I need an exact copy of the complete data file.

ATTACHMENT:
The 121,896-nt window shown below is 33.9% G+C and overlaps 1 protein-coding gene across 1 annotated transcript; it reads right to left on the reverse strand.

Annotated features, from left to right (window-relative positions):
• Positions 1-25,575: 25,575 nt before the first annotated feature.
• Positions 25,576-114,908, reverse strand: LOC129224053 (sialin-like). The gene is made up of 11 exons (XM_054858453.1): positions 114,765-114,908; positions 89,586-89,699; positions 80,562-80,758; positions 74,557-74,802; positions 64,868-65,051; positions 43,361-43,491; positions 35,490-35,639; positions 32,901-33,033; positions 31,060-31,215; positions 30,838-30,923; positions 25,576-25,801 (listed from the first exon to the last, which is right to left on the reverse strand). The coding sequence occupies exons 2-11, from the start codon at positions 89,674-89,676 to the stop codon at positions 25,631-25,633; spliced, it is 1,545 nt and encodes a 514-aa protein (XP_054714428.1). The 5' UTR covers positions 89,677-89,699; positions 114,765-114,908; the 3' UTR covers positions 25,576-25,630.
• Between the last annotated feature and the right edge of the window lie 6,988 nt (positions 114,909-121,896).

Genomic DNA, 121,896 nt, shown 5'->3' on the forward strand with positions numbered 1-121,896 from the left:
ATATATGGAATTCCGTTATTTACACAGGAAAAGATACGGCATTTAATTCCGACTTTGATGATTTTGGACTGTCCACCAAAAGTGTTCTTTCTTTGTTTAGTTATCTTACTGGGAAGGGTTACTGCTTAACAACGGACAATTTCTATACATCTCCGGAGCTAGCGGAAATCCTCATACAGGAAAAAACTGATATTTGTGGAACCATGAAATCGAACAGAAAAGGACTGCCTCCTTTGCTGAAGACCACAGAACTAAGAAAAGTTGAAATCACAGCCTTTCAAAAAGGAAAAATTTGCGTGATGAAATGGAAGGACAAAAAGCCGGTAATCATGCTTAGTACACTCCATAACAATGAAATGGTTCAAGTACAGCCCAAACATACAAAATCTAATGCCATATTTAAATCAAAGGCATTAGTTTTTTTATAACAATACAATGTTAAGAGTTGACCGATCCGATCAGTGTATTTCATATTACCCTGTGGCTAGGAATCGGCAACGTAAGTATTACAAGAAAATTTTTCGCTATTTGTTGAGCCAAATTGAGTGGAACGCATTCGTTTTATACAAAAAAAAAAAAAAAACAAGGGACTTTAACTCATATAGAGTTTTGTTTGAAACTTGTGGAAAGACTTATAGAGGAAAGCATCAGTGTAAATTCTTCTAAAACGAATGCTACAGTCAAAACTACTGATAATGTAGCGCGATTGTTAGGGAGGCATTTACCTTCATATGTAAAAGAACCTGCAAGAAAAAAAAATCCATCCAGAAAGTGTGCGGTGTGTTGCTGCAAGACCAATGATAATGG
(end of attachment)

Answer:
The 121,896-nt window shown below is 33.9% G+C and overlaps 1 protein-coding gene across 1 annotated transcript; it reads right to left on the reverse strand.

Annotated features, from left to right (window-relative positions):
• Positions 1-25,575: 25,575 nt before the first annotated feature.
• Positions 25,576-114,908, reverse strand: LOC129224053 (sialin-like). The gene is made up of 11 exons (XM_054858453.1): positions 114,765-114,908; positions 89,586-89,699; positions 80,562-80,758; positions 74,557-74,802; positions 64,868-65,051; positions 43,361-43,491; positions 35,490-35,639; positions 32,901-33,033; positions 31,060-31,215; positions 30,838-30,923; positions 25,576-25,801 (listed from the first exon to the last, which is right to left on the reverse strand). The coding sequence occupies exons 2-11, from the start codon at positions 89,674-89,676 to the stop codon at positions 25,631-25,633; spliced, it is 1,545 nt and encodes a 514-aa protein (XP_054714428.1). The 5' UTR covers positions 89,677-89,699; positions 114,765-114,908; the 3' UTR covers positions 25,576-25,630.
• Between the last annotated feature and the right edge of the window lie 6,988 nt (positions 114,909-121,896).

Genomic DNA, 121,896 nt, shown 5'->3' on the forward strand with positions numbered 1-121,896 from the left:
ATATATGGAATTCCGTTATTTACACAGGAAAAGATACGGCATTTAATTCCGACTTTGATGATTTTGGACTGTCCACCAAAAGTGTTCTTTCTTTGTTTAGTTATCTTACTGGGAAGGGTTACTGCTTAACAACGGACAATTTCTATACATCTCCGGAGCTAGCGGAAATCCTCATACAGGAAAAAACTGATATTTGTGGAACCATGAAATCGAACAGAAAAGGACTGCCTCCTTTGCTGAAGACCACAGAACTAAGAAAAGTTGAAATCACAGCCTTTCAAAAAGGAAAAATTTGCGTGATGAAATGGAAGGACAAAAAGCCGGTAATCATGCTTAGTACACTCCATAACAATGAAATGGTTCAAGTACAGCCCAAACATACAAAATCTAATGCCATATTTAAATCAAAGGCATTAGTTTTTTTATAACAATACAATGTTAAGAGTTGACCGATCCGATCAGTGTATTTCATATTACCCTGTGGCTAGGAATCGGCAACGTAAGTATTACAAGAAAATTTTTCGCTATTTGTTGAGCCAAATTGAGTGGAACGCATTCGTTTTATACAAAAAAAAAAAAAAAACAAGGGACTTTAACTCATATAGAGTTTTGTTTGAAACTTGTGGAAAGACTTATAGAGGAAAGCATCAGTGTAAATTCTTCTAAAACGAATGCTACAGTCAAAACTACTGATAATGTAGCGCGATTGTTAGGGAGGCATTTACCTTCATATGTAAAAGAACCTGCAAGAAAAAAAAATCCATCCAGAAAGTGTGCGGTGTGTTGCTGCAAGACCAATGATAATGG